My Grandfather bought a B model new in 1949. It was ordered from the factory and shipped by rail to town 6 miles away. With out a trailer or truck to haul it home on my father 16 years old drove it home. It ran a hammer mill for livestock feed and was rented out with my dad to disk and cultivate neighbors crops. This old tractor was parked in 1983, needed electrical work, I was 13. In 2001 my dad asked if I thought I could make it run again. After a year of restoration my Father worked his small garden with his new again tractor. I got to ride on the draw bar for the trailing plows and remove grass from them just like when I was a kid. Dads gone now and I am the third owner of this B model with the same name.

    • Jamie Palmer Jamie Staff

      Terrific story, William, thanks for sharing!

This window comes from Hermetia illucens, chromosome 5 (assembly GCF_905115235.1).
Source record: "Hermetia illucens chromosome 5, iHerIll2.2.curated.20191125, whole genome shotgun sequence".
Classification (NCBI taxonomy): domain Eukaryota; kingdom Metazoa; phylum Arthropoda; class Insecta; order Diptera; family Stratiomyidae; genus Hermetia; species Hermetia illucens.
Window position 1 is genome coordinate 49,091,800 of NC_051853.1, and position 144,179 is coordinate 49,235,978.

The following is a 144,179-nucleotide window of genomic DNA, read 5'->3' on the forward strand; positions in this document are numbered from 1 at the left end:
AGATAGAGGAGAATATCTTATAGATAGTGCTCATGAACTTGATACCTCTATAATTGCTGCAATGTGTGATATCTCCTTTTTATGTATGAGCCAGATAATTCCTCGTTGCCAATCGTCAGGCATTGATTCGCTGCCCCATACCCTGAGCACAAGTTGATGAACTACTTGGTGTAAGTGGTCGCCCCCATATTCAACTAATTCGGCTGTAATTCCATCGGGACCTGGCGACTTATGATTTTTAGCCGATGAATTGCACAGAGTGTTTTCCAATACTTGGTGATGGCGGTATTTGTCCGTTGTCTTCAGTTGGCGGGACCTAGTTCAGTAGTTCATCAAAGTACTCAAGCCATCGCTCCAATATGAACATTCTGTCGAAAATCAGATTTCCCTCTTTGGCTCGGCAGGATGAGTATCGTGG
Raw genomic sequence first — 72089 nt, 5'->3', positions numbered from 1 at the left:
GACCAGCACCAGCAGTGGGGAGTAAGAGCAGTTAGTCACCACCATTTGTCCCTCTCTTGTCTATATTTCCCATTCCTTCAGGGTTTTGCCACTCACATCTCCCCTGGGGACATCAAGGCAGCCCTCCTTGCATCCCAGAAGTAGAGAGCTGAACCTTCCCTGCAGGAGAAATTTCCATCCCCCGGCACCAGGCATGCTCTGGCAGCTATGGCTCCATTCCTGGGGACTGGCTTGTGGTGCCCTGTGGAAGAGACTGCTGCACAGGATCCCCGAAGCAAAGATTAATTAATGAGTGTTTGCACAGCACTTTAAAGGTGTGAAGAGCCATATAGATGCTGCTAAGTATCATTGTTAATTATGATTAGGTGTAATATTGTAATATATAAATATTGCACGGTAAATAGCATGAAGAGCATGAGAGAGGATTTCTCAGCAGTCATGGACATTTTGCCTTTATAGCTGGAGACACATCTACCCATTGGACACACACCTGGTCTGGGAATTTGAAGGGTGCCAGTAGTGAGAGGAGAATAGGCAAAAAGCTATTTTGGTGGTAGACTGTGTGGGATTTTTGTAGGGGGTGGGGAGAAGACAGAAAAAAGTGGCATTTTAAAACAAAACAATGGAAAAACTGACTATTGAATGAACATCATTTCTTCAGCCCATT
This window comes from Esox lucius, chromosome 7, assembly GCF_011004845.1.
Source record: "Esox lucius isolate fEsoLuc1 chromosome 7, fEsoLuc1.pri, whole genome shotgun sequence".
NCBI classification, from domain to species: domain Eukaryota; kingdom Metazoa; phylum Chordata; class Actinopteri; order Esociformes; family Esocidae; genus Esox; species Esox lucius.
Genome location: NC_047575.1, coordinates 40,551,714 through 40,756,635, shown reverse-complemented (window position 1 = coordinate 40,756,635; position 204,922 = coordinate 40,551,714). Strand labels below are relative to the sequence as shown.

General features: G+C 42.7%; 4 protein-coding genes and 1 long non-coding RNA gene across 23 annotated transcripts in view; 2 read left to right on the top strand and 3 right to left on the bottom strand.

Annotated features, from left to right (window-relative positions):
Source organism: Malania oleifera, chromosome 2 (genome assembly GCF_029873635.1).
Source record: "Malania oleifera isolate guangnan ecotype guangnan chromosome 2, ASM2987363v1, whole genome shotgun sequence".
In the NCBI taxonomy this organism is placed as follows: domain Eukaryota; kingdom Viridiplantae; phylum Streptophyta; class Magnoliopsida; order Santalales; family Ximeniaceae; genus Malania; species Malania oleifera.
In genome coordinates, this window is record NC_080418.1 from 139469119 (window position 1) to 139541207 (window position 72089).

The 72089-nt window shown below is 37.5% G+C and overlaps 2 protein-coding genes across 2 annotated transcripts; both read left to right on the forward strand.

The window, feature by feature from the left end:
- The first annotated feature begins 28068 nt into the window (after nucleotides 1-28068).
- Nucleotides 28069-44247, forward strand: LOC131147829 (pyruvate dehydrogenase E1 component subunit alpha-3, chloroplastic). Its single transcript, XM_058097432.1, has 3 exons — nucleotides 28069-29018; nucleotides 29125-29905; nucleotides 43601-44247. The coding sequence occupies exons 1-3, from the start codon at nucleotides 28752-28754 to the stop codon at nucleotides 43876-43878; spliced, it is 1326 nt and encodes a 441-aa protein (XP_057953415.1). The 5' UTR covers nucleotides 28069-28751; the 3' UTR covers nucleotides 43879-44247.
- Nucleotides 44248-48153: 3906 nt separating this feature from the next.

11. Dan h

    I think every farm had an Allice B or a 8N at one time or another!
    Still have our AC sitting out on some property in N. Utah.
    Have fond memories of the old girl. Used to keep an old western boot over her exhaust to keep the rain out, when we would fire her up the boot would shoot off.
    Got such a kick out of that as kid.
    Had a six inch crack up the side of her block, nothing a weld bead couldn’t fix, good as new!
    One day, someone decided they needed her magneto more than we did, so they stole it. She’s been sitting for 35 years ever since. So sad.

  12. Rich Nepon Member

    I had a WD-45 with a live PTO and a 12′ sickle bar. Loved it. Replaced an IH cub.

  13. Richard Love